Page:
While two memory macros are illustrated in FIG. 1, there may be one or more memory macros and for each additional memory macro MUX 175 requires another data input and MUX 180 another data output.

Test data is a pattern of bits that is written to the columns (bitlines) of memory arrays during test and resultant data is a pattern of bits read out of columns (bitlines) of the memory arrays after a period of test time. An expected pattern is a pattern that will be read out of a memory array after writing a test pattern if the memory is working correctly. A repair record includes a memory macro ID field (if there are more than one memory macros), a type of fail field (wordline or bitline), a wordline address field and a data field as wide as the number of columns (bitlines, not counting redundant bitlines) in the memory array of the memory macro and indicating which bits failed. The data field indicates which bits are failing. This record organization allows all fails to first be assumed to be wordline fails and then later changed to bitline fails if necessary after a comparison of the data fields of subsequent fail of other wordlines. Details of this process are described in U.S. Pat. No. 5,859,804 issued to Hedberg et al. on Jan. 12, 1999 and hereby incorporated by reference.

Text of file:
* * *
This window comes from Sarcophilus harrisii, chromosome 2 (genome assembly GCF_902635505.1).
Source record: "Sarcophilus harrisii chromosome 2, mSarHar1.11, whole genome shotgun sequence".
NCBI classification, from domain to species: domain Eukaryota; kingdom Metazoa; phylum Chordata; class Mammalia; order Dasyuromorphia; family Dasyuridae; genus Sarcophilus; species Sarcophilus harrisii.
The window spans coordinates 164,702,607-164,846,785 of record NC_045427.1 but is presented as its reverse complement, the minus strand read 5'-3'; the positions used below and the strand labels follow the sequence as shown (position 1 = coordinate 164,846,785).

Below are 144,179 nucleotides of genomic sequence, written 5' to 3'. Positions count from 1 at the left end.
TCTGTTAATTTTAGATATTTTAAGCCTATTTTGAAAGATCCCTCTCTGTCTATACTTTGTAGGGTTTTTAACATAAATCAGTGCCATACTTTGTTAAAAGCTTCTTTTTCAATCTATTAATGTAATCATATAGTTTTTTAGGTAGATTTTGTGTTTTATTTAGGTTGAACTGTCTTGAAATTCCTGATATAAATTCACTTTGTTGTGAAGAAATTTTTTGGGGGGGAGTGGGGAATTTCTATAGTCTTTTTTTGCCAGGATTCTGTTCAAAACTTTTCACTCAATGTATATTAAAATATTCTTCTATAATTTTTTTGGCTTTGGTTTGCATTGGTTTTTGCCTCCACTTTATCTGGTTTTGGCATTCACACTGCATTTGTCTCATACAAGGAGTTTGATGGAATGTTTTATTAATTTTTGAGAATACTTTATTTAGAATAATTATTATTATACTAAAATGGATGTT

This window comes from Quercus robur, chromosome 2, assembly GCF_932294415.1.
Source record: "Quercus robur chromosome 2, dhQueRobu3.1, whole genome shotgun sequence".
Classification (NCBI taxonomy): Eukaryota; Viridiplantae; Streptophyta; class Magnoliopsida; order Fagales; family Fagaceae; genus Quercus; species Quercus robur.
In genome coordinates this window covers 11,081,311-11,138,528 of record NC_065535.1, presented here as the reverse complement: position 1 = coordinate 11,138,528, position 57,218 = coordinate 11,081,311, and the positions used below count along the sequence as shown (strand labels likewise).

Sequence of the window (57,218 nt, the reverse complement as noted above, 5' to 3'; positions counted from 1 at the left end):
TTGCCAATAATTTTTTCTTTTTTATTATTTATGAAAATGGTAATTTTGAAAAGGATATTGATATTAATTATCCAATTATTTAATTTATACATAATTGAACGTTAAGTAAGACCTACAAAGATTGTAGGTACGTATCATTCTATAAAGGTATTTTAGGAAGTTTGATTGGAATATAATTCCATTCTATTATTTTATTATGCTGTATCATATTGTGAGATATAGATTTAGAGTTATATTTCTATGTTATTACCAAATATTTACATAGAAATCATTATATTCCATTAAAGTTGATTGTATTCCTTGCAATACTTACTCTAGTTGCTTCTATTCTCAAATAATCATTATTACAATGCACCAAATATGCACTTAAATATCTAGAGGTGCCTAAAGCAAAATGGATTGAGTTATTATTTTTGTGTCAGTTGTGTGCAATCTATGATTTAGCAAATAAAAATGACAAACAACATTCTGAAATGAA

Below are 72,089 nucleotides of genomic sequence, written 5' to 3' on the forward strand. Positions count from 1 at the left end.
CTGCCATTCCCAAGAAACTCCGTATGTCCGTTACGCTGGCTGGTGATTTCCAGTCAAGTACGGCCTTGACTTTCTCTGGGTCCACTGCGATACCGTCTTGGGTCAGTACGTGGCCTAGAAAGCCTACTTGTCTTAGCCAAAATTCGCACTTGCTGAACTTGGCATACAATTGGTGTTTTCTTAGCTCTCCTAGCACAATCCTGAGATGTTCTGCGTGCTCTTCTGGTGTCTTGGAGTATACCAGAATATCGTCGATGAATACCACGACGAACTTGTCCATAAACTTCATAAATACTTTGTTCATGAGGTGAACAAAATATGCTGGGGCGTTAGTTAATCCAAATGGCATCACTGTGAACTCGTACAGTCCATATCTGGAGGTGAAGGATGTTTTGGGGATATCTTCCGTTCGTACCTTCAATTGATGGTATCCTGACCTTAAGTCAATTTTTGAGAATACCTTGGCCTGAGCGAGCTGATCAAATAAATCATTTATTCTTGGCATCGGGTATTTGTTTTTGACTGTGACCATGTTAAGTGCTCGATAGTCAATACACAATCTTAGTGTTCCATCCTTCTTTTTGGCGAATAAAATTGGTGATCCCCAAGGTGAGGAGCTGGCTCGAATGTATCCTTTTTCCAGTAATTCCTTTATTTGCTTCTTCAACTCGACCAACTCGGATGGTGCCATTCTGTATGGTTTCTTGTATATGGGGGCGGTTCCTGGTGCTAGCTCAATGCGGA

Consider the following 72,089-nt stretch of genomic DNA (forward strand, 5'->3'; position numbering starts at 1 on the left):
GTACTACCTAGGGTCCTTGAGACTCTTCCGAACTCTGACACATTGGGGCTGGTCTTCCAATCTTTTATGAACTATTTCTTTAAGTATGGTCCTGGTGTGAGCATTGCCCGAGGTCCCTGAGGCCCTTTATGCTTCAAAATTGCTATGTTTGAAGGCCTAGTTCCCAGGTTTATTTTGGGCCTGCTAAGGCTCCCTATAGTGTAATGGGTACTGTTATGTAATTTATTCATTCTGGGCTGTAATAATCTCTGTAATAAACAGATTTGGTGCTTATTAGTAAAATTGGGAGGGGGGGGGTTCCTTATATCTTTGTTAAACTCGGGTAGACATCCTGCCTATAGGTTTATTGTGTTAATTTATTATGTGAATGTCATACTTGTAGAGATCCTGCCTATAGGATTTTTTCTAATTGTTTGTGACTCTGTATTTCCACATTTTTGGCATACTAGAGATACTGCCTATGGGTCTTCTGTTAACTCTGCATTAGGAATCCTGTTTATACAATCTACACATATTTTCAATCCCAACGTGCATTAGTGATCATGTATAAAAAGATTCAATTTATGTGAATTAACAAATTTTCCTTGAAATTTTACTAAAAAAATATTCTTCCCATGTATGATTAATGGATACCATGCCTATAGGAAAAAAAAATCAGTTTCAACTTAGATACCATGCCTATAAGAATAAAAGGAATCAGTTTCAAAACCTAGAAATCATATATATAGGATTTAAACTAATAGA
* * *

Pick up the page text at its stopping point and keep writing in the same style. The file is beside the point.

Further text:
ABIST 165 generates a test pattern of bits that is sent to MUX 170 and presented to ECC 155. ABIST also sends an expected pattern of bits to fail register 160. ECC 155 sends a resultant pattern of bits to fail register 160. Fail register 160 generates fail record that is sent to MUX 170 and presented to ECC 155. Fail register generates the fail record by comparing resultant patterns to expected patterns. Details of this process are described in U.S. Pat. No. 5,805,789 issued to Huott et al. on Sep. 8, 1998 and hereby incorporated by reference. In one example, the number of records that can be stored in fail register 160 is half or less than the number of records that can be stored in repair register 115A or repair register 115B. Therefore an enhanced mode is provided, which is useful when the fail register 160 is significantly smaller than the repair registers 115A and 115B and the fail register must be cycled two or more times to complete testing of a memory cell array. In enhanced mode repair registers 115A and 115B are enabled to compare the destination wordline address of each test pattern sent to the repair register with the wordline addresses of fail records having a type of fail field=wordline previously stored in the repair register. If a wordline is already marked for replacement repair registers 115A and 115B send a hit signal to respective MUXes 125A and 125B to redirect the entire test pattern to MUX 175. In enhanced mode, the expected pattern must be the same as the test pattern. Since comparing a test pattern with itself will result in a passing test, fail register 160 will not generate another (redundant) repair record. In a similar fashion repair registers 115A and 115B are enabled to, in the absence of a wordline hit and the presence of the fail field=bitline, allow any bitline repairs to generate a hit signal to respective MUXes 125A and 125B in order to redirect the portion of the test pattern corresponding to the marked bitlines to MUX 175. Since comparing a test pattern with itself will result in a passing test, fail register 160 will not generate another (redundant) repair record. Enhanced mode can be disabled or the circuits physically not present (in some or all of the memory macros) in an alternative embodiment of the present invention. For example, if the memory macro is small, then the repair register may be smaller than the fail register.